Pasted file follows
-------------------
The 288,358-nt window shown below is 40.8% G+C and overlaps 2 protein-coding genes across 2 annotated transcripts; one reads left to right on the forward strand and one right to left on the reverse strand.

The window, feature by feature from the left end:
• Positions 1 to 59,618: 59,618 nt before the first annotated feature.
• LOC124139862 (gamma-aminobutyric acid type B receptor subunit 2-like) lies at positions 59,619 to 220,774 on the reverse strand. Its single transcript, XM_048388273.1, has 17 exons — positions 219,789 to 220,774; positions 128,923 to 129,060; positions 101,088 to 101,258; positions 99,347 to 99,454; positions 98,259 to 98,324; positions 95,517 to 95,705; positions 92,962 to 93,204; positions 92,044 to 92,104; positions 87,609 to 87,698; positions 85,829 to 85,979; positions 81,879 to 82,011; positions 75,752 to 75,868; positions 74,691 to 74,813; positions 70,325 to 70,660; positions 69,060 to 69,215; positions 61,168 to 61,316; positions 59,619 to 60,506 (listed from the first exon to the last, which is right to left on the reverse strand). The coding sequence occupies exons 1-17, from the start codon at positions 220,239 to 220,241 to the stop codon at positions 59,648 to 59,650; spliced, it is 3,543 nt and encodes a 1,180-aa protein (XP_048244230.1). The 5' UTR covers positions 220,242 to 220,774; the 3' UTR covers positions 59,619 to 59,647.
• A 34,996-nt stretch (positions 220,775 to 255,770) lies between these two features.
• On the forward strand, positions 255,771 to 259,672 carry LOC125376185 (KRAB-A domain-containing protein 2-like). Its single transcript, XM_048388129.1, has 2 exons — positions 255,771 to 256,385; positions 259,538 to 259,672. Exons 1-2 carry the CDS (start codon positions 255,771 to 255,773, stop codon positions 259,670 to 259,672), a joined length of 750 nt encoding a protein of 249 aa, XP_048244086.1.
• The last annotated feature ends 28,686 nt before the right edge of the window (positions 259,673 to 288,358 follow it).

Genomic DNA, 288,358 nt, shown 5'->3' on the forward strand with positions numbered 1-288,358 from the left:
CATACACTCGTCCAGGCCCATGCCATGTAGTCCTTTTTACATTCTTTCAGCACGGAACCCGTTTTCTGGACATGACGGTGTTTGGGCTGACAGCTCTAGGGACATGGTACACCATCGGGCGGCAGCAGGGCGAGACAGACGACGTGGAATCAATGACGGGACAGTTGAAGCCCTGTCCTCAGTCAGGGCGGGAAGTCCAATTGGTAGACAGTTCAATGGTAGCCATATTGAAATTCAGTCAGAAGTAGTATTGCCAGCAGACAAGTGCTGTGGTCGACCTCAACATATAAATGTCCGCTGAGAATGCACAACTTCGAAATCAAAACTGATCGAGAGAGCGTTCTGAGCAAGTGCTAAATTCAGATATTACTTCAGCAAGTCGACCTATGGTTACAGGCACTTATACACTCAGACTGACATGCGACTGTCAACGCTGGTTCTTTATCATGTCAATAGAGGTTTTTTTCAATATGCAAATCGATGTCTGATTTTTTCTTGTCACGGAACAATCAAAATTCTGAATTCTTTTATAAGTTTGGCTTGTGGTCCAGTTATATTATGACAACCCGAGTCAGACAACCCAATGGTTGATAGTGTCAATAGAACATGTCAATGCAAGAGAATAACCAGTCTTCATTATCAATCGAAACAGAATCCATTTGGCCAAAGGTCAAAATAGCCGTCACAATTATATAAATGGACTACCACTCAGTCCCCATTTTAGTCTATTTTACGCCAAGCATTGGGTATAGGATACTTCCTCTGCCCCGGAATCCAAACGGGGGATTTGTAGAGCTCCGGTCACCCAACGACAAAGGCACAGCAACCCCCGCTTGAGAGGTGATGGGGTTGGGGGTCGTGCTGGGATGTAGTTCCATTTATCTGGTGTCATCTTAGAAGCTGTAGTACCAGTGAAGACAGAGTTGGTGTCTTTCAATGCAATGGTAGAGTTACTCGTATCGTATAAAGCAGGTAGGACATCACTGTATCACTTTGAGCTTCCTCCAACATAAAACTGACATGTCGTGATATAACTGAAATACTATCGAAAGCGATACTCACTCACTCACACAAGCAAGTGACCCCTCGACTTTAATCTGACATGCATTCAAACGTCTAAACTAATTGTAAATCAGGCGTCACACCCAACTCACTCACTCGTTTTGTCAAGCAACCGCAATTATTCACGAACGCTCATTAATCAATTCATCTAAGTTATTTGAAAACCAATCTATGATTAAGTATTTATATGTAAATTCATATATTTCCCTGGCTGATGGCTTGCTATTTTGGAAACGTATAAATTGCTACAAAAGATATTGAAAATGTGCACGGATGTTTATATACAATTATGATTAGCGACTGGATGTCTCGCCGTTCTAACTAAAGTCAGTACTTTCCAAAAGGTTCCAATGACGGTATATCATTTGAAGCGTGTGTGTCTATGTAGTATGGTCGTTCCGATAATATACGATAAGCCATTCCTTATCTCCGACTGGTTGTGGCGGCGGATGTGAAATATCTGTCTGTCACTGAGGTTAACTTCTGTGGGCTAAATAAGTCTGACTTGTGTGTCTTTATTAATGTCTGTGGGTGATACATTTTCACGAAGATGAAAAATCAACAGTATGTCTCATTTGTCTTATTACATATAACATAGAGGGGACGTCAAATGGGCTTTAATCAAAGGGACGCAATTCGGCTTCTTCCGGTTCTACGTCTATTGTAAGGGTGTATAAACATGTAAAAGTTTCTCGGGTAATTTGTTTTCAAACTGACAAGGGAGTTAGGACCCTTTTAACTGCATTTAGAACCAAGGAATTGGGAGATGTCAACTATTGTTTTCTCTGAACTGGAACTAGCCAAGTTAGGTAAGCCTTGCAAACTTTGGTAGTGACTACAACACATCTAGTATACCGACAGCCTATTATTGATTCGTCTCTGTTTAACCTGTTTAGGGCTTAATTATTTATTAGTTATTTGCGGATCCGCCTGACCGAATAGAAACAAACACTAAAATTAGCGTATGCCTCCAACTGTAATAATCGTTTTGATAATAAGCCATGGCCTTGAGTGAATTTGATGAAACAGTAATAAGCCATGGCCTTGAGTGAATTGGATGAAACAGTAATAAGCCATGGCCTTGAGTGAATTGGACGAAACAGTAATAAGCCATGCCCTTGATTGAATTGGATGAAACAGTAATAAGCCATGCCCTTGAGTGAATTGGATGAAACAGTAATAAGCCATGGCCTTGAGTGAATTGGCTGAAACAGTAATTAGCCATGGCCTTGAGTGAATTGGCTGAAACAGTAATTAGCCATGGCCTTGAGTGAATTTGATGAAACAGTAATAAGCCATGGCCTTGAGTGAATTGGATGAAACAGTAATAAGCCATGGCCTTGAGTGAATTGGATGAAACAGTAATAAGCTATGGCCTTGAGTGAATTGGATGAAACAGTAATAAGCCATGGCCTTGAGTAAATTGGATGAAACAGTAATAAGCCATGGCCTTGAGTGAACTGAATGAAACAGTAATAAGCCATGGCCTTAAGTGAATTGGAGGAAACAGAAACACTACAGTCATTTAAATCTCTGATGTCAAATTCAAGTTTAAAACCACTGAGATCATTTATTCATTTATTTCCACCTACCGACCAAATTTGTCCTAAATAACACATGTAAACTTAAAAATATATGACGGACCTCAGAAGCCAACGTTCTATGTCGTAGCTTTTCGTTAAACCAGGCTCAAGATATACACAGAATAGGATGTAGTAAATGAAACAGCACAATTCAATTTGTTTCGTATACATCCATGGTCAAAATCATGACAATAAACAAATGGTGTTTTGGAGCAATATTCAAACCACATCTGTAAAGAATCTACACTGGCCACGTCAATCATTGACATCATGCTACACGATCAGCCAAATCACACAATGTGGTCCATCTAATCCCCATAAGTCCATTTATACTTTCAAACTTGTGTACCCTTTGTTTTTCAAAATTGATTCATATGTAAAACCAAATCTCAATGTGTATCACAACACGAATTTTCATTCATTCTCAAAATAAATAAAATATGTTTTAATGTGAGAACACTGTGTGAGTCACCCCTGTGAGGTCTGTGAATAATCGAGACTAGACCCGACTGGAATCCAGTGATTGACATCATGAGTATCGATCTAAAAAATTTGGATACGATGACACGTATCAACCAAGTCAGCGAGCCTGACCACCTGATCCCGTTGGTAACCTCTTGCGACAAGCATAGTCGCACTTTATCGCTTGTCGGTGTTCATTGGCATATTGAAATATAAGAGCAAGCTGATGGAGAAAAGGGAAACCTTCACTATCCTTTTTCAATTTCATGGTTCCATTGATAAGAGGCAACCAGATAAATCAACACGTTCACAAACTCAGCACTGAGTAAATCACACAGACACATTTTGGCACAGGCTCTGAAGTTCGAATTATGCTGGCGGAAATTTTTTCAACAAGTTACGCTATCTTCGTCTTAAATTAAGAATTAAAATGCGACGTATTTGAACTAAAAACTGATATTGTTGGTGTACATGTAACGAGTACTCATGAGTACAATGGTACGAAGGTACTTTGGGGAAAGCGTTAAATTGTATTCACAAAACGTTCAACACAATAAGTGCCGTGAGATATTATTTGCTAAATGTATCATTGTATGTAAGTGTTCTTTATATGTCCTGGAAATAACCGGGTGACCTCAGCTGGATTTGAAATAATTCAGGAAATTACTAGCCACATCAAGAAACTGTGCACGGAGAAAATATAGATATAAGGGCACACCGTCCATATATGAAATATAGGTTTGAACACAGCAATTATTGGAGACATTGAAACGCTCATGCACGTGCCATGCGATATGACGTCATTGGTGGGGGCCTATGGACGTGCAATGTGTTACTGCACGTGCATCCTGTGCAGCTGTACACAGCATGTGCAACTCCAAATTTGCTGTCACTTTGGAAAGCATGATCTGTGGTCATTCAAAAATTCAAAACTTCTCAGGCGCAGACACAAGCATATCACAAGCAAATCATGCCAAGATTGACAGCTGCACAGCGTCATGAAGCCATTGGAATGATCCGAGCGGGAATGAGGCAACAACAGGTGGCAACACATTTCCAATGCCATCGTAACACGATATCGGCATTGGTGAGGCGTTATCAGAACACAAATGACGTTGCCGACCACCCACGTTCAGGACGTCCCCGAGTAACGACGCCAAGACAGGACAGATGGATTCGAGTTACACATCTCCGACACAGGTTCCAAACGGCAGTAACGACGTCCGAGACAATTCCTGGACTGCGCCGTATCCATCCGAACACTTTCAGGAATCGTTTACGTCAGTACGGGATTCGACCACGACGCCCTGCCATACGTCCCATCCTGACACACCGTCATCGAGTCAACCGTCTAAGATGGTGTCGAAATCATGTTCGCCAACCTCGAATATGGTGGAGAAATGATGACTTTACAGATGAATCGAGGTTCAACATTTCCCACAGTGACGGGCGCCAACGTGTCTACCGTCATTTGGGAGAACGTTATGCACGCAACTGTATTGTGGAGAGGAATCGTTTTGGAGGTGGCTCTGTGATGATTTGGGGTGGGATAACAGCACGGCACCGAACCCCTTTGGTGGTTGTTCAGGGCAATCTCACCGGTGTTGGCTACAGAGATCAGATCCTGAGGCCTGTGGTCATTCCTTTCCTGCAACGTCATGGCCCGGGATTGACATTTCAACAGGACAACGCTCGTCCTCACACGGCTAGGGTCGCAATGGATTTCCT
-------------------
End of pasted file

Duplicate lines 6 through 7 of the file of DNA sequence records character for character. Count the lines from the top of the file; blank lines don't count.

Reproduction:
• On the forward strand, positions 255,771 to 259,672 carry LOC125376185 (KRAB-A domain-containing protein 2-like). Its single transcript, XM_048388129.1, has 2 exons — positions 255,771 to 256,385; positions 259,538 to 259,672. Exons 1-2 carry the CDS (start codon positions 255,771 to 255,773, stop codon positions 259,670 to 259,672), a joined length of 750 nt encoding a protein of 249 aa, XP_048244086.1.
• The last annotated feature ends 28,686 nt before the right edge of the window (positions 259,673 to 288,358 follow it).